Though Psychology Today hurriedly flushed this nasty PR problem, I’m keeping the conversation about the article alive because I believe Kanazawa has pulled the lid off an ugly little secret many people are hiding. He was idiotic enough to reveal his bias against Black women by trying to scientific­ally rationaliz­e it, but there are millions of others (of every ethnicity) who don’t even know or admit they have it.

Ideas about beauty are not “objective­,” they are learned. Western culture has systematic­ally diminished the value and dignity of Black women for centuries, while consistently offering Euro-featured women as the “ideal” or “standard” for what it is to be beautiful or desirable. The best thing about the disgusting sentence I just wrote is that if something can be learned, it can be unlearned and/or re-taught.

That a so-called scientist would try to “prove” why one group of women is inferior to another speaks volumes about him, but offers no insight into an issue as socially and psychologically profound as white supremacy.

If you read my previous post “The Darker the Berry…The More Invisible?” you saw how the LA Times Magazine’s article “The 50 Most Beautiful Women in Film” offered an excellent example of media bias against non-Euro-featured women. I received a lot of positive feedback about that post, but a few people wrote to let me know that LA Times Magazine doesn’t “owe” our brown-skinned daughters anything.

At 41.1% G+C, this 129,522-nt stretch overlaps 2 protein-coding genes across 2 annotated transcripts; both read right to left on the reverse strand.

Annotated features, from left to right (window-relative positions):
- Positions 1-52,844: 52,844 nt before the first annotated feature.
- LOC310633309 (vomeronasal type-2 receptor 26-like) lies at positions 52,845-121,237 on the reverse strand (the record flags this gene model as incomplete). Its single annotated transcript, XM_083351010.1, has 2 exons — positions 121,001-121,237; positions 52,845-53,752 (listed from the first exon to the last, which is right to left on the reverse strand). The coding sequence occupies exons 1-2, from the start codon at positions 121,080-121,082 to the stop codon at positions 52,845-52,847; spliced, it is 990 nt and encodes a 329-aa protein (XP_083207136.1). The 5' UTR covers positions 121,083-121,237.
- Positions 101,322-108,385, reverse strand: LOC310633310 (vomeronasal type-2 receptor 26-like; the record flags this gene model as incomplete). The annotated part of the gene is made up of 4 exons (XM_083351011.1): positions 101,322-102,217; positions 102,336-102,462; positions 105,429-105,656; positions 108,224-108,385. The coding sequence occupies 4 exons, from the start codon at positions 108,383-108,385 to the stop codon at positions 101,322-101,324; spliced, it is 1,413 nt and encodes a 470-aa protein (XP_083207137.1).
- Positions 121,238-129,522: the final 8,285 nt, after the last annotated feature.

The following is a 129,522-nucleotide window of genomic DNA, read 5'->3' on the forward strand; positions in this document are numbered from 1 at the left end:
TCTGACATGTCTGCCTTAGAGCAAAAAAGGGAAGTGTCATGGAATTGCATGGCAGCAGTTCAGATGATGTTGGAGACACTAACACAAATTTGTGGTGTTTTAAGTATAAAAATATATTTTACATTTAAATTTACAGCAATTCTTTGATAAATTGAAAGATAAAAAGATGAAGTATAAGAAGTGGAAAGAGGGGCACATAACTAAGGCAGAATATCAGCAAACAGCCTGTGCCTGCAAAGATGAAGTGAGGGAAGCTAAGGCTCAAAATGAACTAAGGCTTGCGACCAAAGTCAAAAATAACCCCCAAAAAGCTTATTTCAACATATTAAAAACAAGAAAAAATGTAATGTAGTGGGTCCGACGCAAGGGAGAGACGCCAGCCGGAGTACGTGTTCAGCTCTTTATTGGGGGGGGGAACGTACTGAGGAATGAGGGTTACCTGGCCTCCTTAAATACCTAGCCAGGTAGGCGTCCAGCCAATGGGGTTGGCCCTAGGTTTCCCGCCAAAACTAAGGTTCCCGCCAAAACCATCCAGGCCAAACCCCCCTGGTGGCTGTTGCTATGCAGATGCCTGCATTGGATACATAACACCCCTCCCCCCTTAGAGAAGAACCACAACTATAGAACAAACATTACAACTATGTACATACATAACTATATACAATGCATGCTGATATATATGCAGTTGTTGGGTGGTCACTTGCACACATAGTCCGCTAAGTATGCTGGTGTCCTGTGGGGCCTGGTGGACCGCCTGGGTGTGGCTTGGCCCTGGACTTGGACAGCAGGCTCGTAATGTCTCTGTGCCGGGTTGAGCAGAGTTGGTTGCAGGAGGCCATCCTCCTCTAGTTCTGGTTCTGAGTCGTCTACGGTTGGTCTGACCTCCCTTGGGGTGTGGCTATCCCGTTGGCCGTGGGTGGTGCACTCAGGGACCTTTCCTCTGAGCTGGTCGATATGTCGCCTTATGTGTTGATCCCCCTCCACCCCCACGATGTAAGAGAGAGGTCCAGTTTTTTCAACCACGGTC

Right. Just like the Montgomery city bus system didn’t owe Rosa Parks a seat in the front of the bus.

The Media’s relationship with us is supposed to be reciprocal–we watch/listen to their broadcasts, buy their publications and support their advertisers. So, while I’m paying attention to the L.A. Times Magazine, why shouldn’t they be paying attention to whether my brown daughter sees herself in their public definition of beauty?

Ev­ery parent of a little brown girl knows how creative and diligent we must be if we are to successfully counter all that social brainwashi­ng and instill a sense of beauty, value and dignity in our daughters. But, we should not be the only ones doing that for them. ALL PARENTS of ALL CHILDREN should be instilling in their sons and daughters an appreciation of beauty in all of its diverse human expressions.

Why?

Because it is right.